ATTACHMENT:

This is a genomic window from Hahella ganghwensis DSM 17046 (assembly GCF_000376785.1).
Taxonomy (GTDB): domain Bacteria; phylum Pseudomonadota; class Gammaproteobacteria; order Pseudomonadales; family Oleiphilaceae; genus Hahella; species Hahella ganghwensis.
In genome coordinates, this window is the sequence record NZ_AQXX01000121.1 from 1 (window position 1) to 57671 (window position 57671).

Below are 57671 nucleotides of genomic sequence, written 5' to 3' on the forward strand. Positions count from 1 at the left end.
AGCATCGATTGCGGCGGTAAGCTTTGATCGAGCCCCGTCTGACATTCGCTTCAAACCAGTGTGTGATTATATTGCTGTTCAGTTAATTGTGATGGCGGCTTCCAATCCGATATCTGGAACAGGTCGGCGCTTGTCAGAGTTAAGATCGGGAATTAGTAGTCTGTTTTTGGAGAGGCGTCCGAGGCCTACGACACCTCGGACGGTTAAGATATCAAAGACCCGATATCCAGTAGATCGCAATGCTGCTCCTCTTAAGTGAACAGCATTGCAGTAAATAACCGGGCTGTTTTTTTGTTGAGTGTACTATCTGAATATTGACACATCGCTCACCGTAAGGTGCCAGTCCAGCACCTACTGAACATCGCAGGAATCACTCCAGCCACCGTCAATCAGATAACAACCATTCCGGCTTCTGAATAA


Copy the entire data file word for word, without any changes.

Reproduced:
This is a genomic window from Hahella ganghwensis DSM 17046 (assembly GCF_000376785.1).
Taxonomy (GTDB): domain Bacteria; phylum Pseudomonadota; class Gammaproteobacteria; order Pseudomonadales; family Oleiphilaceae; genus Hahella; species Hahella ganghwensis.
In genome coordinates, this window is the sequence record NZ_AQXX01000121.1 from 1 (window position 1) to 57671 (window position 57671).

Below are 57671 nucleotides of genomic sequence, written 5' to 3' on the forward strand. Positions count from 1 at the left end.
AGCATCGATTGCGGCGGTAAGCTTTGATCGAGCCCCGTCTGACATTCGCTTCAAACCAGTGTGTGATTATATTGCTGTTCAGTTAATTGTGATGGCGGCTTCCAATCCGATATCTGGAACAGGTCGGCGCTTGTCAGAGTTAAGATCGGGAATTAGTAGTCTGTTTTTGGAGAGGCGTCCGAGGCCTACGACACCTCGGACGGTTAAGATATCAAAGACCCGATATCCAGTAGATCGCAATGCTGCTCCTCTTAAGTGAACAGCATTGCAGTAAATAACCGGGCTGTTTTTTTGTTGAGTGTACTATCTGAATATTGACACATCGCTCACCGTAAGGTGCCAGTCCAGCACCTACTGAACATCGCAGGAATCACTCCAGCCACCGTCAATCAGATAACAACCATTCCGGCTTCTGAATAA